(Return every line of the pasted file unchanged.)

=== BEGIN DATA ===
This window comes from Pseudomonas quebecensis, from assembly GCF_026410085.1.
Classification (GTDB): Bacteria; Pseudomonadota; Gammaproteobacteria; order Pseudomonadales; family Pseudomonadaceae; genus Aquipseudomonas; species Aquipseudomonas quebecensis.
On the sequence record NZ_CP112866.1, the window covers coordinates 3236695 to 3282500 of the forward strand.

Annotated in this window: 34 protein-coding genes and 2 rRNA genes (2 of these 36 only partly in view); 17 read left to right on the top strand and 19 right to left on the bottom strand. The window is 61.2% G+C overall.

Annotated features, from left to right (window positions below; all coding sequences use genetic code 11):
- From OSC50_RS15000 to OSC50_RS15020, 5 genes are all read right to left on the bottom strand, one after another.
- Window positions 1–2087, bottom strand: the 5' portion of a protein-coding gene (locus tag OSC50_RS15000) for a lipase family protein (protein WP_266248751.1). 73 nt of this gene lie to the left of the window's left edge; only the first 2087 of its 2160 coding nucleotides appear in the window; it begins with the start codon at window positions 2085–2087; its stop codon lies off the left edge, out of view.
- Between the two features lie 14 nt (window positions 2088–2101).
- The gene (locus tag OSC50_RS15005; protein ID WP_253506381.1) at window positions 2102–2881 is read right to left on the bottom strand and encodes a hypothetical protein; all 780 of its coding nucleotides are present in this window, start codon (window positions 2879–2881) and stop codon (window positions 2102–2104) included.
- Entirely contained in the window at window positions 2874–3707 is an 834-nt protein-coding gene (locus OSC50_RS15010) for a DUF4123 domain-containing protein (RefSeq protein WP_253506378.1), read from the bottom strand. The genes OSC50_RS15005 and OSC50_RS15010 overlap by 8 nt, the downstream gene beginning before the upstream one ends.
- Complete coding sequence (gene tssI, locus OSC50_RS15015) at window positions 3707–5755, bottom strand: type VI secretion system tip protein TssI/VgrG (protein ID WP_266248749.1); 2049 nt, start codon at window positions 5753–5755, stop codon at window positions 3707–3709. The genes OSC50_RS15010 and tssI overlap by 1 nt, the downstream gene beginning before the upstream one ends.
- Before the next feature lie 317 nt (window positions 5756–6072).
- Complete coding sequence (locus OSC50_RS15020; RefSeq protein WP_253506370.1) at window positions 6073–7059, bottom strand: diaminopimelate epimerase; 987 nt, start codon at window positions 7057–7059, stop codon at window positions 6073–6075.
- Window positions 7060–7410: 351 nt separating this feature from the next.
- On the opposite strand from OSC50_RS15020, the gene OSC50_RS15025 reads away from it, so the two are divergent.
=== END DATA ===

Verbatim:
This window comes from Pseudomonas quebecensis, from assembly GCF_026410085.1.
Classification (GTDB): Bacteria; Pseudomonadota; Gammaproteobacteria; order Pseudomonadales; family Pseudomonadaceae; genus Aquipseudomonas; species Aquipseudomonas quebecensis.
On the sequence record NZ_CP112866.1, the window covers coordinates 3236695 to 3282500 of the forward strand.

Annotated in this window: 34 protein-coding genes and 2 rRNA genes (2 of these 36 only partly in view); 17 read left to right on the top strand and 19 right to left on the bottom strand. The window is 61.2% G+C overall.

Annotated features, from left to right (window positions below; all coding sequences use genetic code 11):
- From OSC50_RS15000 to OSC50_RS15020, 5 genes are all read right to left on the bottom strand, one after another.
- Window positions 1–2087, bottom strand: the 5' portion of a protein-coding gene (locus tag OSC50_RS15000) for a lipase family protein (protein WP_266248751.1). 73 nt of this gene lie to the left of the window's left edge; only the first 2087 of its 2160 coding nucleotides appear in the window; it begins with the start codon at window positions 2085–2087; its stop codon lies off the left edge, out of view.
- Between the two features lie 14 nt (window positions 2088–2101).
- The gene (locus tag OSC50_RS15005; protein ID WP_253506381.1) at window positions 2102–2881 is read right to left on the bottom strand and encodes a hypothetical protein; all 780 of its coding nucleotides are present in this window, start codon (window positions 2879–2881) and stop codon (window positions 2102–2104) included.
- Entirely contained in the window at window positions 2874–3707 is an 834-nt protein-coding gene (locus OSC50_RS15010) for a DUF4123 domain-containing protein (RefSeq protein WP_253506378.1), read from the bottom strand. The genes OSC50_RS15005 and OSC50_RS15010 overlap by 8 nt, the downstream gene beginning before the upstream one ends.
- Complete coding sequence (gene tssI, locus OSC50_RS15015) at window positions 3707–5755, bottom strand: type VI secretion system tip protein TssI/VgrG (protein ID WP_266248749.1); 2049 nt, start codon at window positions 5753–5755, stop codon at window positions 3707–3709. The genes OSC50_RS15010 and tssI overlap by 1 nt, the downstream gene beginning before the upstream one ends.
- Before the next feature lie 317 nt (window positions 5756–6072).
- Complete coding sequence (locus OSC50_RS15020; RefSeq protein WP_253506370.1) at window positions 6073–7059, bottom strand: diaminopimelate epimerase; 987 nt, start codon at window positions 7057–7059, stop codon at window positions 6073–6075.
- Window positions 7060–7410: 351 nt separating this feature from the next.
- On the opposite strand from OSC50_RS15020, the gene OSC50_RS15025 reads away from it, so the two are divergent.